On Thursday, April 12th, poet Hadara Bar-Nadav gave the final Crazyhorse reading of the 2017-2018 school year. Second-year MFA candidate Catherine McCullough introduced her, saying that Bar-Nadav’s latest collection, The New Nudity, “is a captivating range of everyday objects.” She continued to say, “what struck me the most was the fantastic sound quality of her poems. They literally chirp and pulse, trumpet and twitter.”
Bar-Nadav’s newest book of poetry, The New Nudity, came out from Saturnalia Books in 2017. She has been awarded the Saturnalia Books Poetry Prize, the Margie Book Prize, the Sunken Garden Poetry Prize, the Midwest Poets Series Prize, and has received a fellowship from the National Endowment for the Arts. Currently, she works as a professor of English at the University of Missouri-Kansas City.
On Wednesday, the day before the reading, Bar-Nadav visited Crazyhorse poetry editor Emily Rosko’s class for a question and answer session. The students who attended were prepared, having already read The New Nudity. During the session, Bar-Nadav explained where she goes for inspiration, usually other poetry and visual art, and how she then follows wherever that leads her. “If I have an intention,”she said, “I usually kill the poem.”
For better or worse, Bar-Nadav’s poetry has the tendency to cast light upon dark and difficult subject matter. When asked why, she responded, “The happy stuff I don’t need to work on. It’s the hard stuff I need to work on, to work out.” This statement digs at the heart of what Bar-Nadav’s poems can do. While Bar-Nadav admits she doesn’t go to poetry for healing, she hopes that her own work “potentially…gives other people healing.” She says, “I guess the healing would be in articulating something that was a burden that maybe becomes slightly less a burden when I have the language to articulate it. To look at it as apart from me.”
At the reading, Bar-Nadav first established an air of poetic solemnity by pointing out, “It’s actually holocaust remembrance day today.” Her work often addresses these hardships, and her reading served as a sort of communal remembrance itself.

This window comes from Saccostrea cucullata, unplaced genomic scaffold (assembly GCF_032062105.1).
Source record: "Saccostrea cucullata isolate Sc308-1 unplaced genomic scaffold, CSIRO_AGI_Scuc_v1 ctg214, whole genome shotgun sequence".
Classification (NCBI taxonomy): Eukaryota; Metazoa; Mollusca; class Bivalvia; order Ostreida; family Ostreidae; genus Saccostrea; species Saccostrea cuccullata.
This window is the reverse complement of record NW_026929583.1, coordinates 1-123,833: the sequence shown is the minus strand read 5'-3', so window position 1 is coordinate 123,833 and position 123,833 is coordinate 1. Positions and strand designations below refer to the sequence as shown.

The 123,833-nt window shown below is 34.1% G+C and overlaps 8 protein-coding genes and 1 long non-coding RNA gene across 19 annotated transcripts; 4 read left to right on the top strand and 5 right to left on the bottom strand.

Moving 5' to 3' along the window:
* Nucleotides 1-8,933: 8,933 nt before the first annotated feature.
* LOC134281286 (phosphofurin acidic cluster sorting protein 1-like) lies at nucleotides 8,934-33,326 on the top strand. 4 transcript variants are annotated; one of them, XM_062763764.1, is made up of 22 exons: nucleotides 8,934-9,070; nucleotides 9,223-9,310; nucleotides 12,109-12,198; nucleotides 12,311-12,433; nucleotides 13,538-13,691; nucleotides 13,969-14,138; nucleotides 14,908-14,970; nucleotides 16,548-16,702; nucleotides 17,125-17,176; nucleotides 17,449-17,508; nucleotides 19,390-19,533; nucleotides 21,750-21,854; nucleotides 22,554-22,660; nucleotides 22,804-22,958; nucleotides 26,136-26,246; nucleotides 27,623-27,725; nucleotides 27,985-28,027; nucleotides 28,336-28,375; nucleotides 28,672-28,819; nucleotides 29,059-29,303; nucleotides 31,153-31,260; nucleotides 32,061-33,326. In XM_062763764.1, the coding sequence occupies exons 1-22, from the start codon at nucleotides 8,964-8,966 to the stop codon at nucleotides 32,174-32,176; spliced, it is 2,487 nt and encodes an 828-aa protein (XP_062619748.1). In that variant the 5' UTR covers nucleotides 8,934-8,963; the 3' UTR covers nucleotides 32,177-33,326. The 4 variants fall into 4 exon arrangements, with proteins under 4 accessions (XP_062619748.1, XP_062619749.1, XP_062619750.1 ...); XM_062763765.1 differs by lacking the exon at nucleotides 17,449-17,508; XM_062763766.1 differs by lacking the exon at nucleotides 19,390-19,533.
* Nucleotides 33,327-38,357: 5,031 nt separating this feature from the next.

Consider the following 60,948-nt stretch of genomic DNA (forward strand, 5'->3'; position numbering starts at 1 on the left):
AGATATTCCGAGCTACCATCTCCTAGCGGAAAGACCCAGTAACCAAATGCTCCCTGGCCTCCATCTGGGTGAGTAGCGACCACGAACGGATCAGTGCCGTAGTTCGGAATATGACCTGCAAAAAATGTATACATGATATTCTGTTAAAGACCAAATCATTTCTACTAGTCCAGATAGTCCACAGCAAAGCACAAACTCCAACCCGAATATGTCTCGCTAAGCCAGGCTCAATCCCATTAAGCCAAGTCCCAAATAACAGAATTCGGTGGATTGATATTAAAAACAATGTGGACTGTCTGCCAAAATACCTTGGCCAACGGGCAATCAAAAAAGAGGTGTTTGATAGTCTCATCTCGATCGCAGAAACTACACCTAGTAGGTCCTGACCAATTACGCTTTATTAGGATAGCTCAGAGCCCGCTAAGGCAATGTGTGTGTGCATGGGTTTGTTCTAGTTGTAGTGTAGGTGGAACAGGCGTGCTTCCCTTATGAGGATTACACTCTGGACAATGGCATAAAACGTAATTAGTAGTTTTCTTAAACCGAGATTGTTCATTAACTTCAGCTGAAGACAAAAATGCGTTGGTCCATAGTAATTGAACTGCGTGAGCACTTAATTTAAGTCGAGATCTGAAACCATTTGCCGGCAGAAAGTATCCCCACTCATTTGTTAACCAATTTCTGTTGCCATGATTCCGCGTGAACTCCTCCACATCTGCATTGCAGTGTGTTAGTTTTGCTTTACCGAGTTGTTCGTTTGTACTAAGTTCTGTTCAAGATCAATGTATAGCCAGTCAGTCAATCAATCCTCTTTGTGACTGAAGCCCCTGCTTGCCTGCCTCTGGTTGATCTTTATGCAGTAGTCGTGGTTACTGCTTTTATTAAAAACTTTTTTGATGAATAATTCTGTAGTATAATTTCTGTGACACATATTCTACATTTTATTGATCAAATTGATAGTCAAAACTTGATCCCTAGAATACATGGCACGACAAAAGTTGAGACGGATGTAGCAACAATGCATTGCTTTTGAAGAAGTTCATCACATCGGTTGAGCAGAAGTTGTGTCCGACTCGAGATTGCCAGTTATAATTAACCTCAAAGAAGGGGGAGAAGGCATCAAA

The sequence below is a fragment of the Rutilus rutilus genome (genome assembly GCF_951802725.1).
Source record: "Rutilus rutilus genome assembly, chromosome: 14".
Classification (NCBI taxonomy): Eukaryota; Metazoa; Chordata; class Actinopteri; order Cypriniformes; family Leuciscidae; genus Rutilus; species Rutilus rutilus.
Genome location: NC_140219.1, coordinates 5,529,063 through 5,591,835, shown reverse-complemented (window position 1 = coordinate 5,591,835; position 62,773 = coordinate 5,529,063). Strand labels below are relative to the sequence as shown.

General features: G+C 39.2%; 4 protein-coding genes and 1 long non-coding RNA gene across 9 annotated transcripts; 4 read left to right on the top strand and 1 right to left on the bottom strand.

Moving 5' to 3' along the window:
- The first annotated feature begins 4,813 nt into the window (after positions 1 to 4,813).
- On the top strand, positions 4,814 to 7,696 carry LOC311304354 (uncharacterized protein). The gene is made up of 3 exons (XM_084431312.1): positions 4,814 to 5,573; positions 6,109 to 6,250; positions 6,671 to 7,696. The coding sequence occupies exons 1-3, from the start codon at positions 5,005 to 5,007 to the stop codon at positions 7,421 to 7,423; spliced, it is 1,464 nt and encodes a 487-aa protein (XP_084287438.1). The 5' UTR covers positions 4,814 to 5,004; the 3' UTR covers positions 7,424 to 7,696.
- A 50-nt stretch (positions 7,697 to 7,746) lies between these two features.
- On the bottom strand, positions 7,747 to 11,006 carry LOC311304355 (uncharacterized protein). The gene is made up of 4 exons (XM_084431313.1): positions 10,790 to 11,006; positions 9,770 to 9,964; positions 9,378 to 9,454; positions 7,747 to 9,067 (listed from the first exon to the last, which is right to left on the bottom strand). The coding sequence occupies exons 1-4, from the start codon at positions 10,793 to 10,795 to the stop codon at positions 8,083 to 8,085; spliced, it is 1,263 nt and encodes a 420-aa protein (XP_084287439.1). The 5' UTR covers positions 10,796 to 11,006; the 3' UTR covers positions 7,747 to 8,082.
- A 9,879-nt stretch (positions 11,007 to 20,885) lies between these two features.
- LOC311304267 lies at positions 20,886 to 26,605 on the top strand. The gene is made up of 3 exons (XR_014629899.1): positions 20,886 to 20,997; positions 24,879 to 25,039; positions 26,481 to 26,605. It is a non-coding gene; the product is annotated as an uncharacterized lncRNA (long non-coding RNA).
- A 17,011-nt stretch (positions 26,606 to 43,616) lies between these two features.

Bar-Nadav made her way through her work, starting with older poems from Lullaby With Exit Sign and continuing through The New Nudity—which she said “investigates the inner lives of objects and body parts”—and rounding it out with newer, unpublished and uncollected poems. About the new poems, she said, “I think it’s good to take risks when reading.” Those risks paid off when she read a couple of poems she’s still revising, works in progress, evidenced when she held the paper up for the crowd to see there were still pen markings on the page.
Bar-Nadav’s reading style was welcoming, and comfortable, poems often interspersed with warm humor. “All the best lines are Dickinson’s,” she joked once, referring to a series of her own poems which pull lines from Dickinson. Her commentary often illuminated deeper meanings within poems which might not have be evident on a first, second, or even third reading—not for lack of clarity, but because of her own personal insight. This insight was particularly relevant for many of the poems in The New Nudity. For example, when she read the poem “Thumb”—which won the Crazyhorse 2013 Lynda Hull Prize for poetry—Bar-Nadav provided a bit of background involving a thumb, a chisel, and some well-timed quick-stitching. “In the revision process,” she said, “I probably try to milk ambiguity, specifically in this project that’s meditating on objects.
I think ambiguity in poetry is one of the great beauties—and in language is one of the great beauties—that a single word can have multiple meanings and poetry can explore that.”
As any writer will tell you, the task is not easy. Bar-Nadav echoed these sentiments during her session with students, saying, “I think poetry is one of the most honest art forms, if not the most honest, because there’s no money in it . . . You do it because you love it and you make it a priority.” Readers of her work are certainly glad Hadara Bar-Nadav makes poetry her priority, even when it can be difficult. She informed the poetry students that when writing gets tough, “I ask myself often, ‘Who cares if I ever write another poem? Is the world gonna break in half if I never write again?’” To which she firmly responded, “I might.”